We love showcasing and promoting women who are doing badass things for other women around the world. At GTHQ we have showcased a number of artists and creative visionaries who use their art to share powerful and important messages. We’ve seen some pretty confronting and thought-provoking images that raise awareness about gender inequality, feminism, and taboos against female bodies.
There is something to be said about using art, creativity and entertainment as a way to shift perspectives on certain topics, that politics or education perhaps cannot. Because art is so subjective and an entirely different medium than politics, messages can often be shared in a less intrusive or “preachy” manner, which in turn makes it all the more appealing. You don’t like it? Simply walk away.
It is what makes Ukrainian artist Maria Kulikovska awesome. She is a woman determined to share thoughtful and powerful messages and does so using her artistic talent. In a feature for CBC Arts‘ series ‘Interrupt This Program’, she talks about using her life as a form of protest, and in a number of her artistic projects, her body has become the canvas for creating provacative imagery.
Some of the issues she regularly tackles include sexism and the patriarchy. It is a country where feminist activism has certainly grown recently. You may already be familiar with the protest group Femen, who formed in 2008 in the city of Kiev and was founded by Anna Hutsol. They are known for their signature topless protests. The organization has grown so big that they now have members all over the world and regularly protest issues concerning women in countries such as Italy, Russia and Turkey.
Like Maria, Femen are determined to “damn the patriarchy” and protest against sex trafficking, prostitution and negative gender stereotypes that still exist in the Ukraine, as shown in some of their laws. Women’s News Network reports the legal minimum age for marriage is 17 years for women and 18 years for men, although Ukrainian courts can authorize marriage from the age of 14 years if it is clear that “the marriage is in the person’s interests”.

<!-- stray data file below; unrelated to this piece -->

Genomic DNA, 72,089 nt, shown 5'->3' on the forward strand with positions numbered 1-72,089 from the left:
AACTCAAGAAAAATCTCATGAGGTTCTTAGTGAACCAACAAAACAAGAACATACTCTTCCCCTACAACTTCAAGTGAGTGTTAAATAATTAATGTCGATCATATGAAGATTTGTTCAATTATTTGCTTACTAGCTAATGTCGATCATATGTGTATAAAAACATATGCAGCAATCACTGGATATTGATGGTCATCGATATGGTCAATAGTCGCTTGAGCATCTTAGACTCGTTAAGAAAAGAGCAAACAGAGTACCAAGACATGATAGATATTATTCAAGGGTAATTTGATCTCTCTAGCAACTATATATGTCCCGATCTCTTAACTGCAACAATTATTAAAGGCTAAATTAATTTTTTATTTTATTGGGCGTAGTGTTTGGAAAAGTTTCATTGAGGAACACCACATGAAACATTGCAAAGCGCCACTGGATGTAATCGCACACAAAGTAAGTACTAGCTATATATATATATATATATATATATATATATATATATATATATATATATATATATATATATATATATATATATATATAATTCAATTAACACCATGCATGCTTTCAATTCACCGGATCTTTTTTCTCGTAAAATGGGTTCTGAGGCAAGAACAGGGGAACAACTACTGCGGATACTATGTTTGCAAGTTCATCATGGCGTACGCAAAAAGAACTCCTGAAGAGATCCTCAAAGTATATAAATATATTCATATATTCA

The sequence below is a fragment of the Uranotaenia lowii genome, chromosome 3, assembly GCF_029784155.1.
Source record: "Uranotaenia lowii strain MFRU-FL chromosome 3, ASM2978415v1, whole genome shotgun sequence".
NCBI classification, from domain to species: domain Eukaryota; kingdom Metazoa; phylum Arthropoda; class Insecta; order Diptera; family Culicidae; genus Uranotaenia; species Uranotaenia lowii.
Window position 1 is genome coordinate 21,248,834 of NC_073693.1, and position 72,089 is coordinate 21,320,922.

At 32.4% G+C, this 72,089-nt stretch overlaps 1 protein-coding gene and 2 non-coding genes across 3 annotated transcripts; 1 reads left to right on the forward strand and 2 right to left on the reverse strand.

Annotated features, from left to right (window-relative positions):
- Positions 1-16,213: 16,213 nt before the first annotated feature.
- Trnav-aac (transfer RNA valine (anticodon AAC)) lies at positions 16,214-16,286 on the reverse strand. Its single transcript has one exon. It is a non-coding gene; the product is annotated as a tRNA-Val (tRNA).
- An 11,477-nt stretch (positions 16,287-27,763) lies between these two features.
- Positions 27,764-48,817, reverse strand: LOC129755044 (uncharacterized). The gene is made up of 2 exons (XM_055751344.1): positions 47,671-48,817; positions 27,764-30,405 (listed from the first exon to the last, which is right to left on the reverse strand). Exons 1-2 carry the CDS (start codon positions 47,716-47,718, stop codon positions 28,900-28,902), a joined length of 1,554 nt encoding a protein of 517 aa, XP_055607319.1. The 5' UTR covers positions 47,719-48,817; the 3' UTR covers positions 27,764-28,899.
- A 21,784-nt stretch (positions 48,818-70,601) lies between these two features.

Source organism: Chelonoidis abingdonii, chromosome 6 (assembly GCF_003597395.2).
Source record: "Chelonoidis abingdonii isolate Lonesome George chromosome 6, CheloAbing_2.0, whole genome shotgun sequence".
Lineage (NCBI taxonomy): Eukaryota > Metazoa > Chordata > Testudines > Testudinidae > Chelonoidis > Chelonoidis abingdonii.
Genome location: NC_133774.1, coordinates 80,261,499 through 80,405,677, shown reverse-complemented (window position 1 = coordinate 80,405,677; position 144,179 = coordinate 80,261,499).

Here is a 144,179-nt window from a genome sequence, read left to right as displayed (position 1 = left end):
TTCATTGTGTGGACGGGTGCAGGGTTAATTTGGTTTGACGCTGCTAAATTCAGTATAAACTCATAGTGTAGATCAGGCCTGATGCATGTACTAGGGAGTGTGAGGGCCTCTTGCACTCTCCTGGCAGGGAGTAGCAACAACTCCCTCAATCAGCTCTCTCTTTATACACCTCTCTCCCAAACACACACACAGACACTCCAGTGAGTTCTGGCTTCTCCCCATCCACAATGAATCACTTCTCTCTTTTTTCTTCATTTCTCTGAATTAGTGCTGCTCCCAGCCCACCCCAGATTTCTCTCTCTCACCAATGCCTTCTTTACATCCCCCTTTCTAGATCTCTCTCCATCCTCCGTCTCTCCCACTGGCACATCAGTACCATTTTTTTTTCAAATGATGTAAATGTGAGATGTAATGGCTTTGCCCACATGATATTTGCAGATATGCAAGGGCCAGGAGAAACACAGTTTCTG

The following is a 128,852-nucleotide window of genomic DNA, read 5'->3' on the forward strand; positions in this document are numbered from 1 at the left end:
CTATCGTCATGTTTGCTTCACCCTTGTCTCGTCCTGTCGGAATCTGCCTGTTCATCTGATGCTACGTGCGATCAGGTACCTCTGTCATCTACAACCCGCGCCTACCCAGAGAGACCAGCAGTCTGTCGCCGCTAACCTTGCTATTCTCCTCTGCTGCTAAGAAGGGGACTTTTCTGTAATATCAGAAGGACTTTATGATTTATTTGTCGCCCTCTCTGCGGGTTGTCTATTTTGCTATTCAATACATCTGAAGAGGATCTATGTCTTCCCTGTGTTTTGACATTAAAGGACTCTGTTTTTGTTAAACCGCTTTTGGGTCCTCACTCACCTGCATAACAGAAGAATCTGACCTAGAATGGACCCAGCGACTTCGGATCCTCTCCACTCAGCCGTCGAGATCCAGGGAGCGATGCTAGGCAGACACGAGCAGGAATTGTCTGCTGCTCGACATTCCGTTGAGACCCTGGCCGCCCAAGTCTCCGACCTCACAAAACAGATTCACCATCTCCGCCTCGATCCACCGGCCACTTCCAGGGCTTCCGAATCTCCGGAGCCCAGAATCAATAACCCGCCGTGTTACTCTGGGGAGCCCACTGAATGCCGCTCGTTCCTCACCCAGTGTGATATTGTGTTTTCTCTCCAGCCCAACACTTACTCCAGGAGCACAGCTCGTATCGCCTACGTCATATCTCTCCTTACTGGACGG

In the government, only 7% of the Ukrainian parliament is women compared to 22% in the British and 45% in the Swedish parliaments. The country’s Prime Minister once famously defended forming an all-male cabinet with the argument that “conducting reforms is not women’s business”. When women are not includes in the legislative process, there’s a good chance women’s issues are not exactly going to be taken seriously. Which is what makes protest groups like Femen, who have gained global media attention, and artists like Maria Kulikovska an important part of moving the country toward a more equal and democratic society.
With recent political tensions in the country, there has never been a better time for Maria to use her artwork to promote women’s rights and raise awareness about issues such as violence and sexism.
“As an artist I am always working with questions about women and who owns our body and our life. Now in this time of the war I cannot continue to work with just these questions in these safe frames. It is something inside me that wishes to change something. I want to push these questions and be out in the open and discuss these things. I want to stop the violence,” she told CBC Arts.
Her latest project is called ‘Flowers For Democracy’ where she makes plaster molds of her vagina, “plants” them in flower pots and places them outside and around government buildings. The idea for using such a provocative image came after a previous project she created in 2012 which focused on the fragility of life and death. She made molds of her entire body using soap and displayed them at IZOLYATSIA, the first cultural center of its kind in Donetsk, Ukraine.
As the rain and weather decayed the sculptures, all that was left was the metal vertebrae. But in 2014 as pro-Russian separatists infiltrated the country and made life difficult for many Ukrainians, the cultural center was seized and Maria’s art work used as target practice for the army.
This gave her idea of using artwork based on her body yet again to show how women’s bodies are often used as “target practice”, so to speak, by society in different ways. Sexism and domestic violence became the central theme of the Flowers for Democracy project. Using materials like gypsum and plaster, she makes molds of her vagina, waits for them to dry and paints each of them pink. So far she has made well over 300 casts!
This project also gave Maria the idea to start a Flowers for Democracy workshops where she teaches other women to make the plaster molds, but more importantly, how to take ownership of their bodies and to take action against the perpetrators of violence and sexism toward women.
The “pink pussys” may cause a stir around Kiev and make many feel uncomfortable at the site of a replica of a vagina, but hopefully it will be enough to start conversations and create change around the treatment of women’s bodies and violence toward women. If you had to choose what was worse, seeing a flower pot with a mold of someone’s vagina outside a government building, or seeing a woman beaten up due to abuse, which one would you prefer? We have a feeling we know which one you would pick.
We admire artists like Maria who are willing to be controversial and risk ostracization in the hope that her work will deliver a powerful message about an issue that deserves more attention. You can see a short clip of how Maria makes her plaster molds below: